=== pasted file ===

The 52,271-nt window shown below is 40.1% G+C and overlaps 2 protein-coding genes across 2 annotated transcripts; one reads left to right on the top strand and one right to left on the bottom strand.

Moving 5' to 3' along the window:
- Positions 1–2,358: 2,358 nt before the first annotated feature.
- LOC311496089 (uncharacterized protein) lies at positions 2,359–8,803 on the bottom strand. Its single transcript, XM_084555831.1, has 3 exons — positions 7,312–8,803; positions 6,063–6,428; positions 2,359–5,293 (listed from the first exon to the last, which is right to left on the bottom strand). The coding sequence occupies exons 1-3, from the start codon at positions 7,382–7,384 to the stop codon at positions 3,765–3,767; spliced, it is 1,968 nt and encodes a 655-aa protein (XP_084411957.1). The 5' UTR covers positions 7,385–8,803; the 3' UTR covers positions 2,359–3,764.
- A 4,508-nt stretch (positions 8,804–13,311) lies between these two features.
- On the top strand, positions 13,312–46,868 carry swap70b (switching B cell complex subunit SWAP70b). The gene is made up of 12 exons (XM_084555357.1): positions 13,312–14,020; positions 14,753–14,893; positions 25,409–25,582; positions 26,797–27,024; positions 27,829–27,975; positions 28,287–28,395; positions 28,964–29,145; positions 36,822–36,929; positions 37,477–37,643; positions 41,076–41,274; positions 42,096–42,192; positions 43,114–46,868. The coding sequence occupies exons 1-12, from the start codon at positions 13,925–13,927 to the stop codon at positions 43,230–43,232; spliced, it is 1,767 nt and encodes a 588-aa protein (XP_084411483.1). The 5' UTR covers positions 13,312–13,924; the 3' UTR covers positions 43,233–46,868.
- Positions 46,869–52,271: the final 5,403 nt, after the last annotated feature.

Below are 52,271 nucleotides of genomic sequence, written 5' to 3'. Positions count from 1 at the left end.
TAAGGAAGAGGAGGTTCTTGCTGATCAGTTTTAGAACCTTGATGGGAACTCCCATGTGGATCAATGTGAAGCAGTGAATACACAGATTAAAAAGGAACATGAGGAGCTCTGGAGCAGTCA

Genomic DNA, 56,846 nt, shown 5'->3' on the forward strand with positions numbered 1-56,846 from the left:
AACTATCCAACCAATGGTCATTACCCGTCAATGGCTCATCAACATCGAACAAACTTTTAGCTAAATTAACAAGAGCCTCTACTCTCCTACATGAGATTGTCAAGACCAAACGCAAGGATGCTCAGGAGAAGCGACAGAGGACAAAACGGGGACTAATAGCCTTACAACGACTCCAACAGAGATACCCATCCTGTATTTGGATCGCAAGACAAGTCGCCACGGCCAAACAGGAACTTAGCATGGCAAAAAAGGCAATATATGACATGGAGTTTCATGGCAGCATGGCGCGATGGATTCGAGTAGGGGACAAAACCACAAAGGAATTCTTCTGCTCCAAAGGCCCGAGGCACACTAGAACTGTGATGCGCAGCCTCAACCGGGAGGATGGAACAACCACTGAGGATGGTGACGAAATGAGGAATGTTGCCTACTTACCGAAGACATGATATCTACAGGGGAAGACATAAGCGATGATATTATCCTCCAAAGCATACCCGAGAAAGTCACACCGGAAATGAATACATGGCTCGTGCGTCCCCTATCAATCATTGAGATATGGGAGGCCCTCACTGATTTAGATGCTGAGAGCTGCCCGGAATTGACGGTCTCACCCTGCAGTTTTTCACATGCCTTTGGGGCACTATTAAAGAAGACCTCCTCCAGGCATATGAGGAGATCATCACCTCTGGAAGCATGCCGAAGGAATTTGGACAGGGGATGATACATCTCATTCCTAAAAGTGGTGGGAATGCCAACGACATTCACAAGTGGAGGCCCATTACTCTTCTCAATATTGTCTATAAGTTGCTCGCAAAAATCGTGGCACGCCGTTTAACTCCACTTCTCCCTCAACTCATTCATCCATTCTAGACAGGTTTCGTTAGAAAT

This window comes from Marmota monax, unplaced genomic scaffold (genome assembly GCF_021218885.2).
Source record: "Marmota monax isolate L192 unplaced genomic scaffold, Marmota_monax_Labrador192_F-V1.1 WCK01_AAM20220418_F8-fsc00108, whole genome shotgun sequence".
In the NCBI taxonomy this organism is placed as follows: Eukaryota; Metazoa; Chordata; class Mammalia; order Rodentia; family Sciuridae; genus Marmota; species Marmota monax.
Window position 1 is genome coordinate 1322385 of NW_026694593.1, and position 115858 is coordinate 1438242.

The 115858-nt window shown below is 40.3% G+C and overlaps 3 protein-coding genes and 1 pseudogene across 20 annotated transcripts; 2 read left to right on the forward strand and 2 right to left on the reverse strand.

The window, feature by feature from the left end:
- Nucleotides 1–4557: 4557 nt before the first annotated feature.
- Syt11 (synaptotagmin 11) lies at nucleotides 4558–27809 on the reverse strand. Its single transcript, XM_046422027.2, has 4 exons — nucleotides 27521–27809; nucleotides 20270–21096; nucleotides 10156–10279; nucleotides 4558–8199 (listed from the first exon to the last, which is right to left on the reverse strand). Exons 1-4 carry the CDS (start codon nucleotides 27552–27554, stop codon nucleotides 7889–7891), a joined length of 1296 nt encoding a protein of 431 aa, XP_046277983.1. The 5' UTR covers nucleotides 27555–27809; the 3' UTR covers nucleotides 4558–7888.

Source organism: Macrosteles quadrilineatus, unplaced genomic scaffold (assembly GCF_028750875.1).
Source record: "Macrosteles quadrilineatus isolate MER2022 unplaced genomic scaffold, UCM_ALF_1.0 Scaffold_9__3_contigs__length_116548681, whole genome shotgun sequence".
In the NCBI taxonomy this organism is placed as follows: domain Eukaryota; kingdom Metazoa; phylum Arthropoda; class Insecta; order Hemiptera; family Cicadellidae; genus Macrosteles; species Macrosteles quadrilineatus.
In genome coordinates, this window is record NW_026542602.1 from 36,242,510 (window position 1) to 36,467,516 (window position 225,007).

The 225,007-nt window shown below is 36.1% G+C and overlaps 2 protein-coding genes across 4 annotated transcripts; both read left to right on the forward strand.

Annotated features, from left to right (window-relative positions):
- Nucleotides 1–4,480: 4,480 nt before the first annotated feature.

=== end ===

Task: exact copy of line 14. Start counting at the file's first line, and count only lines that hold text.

In the NCBI taxonomy this organism is placed as follows: Eukaryota; Metazoa; Chordata; class Mammalia; order Rodentia; family Sciuridae; genus Marmota; species Marmota monax.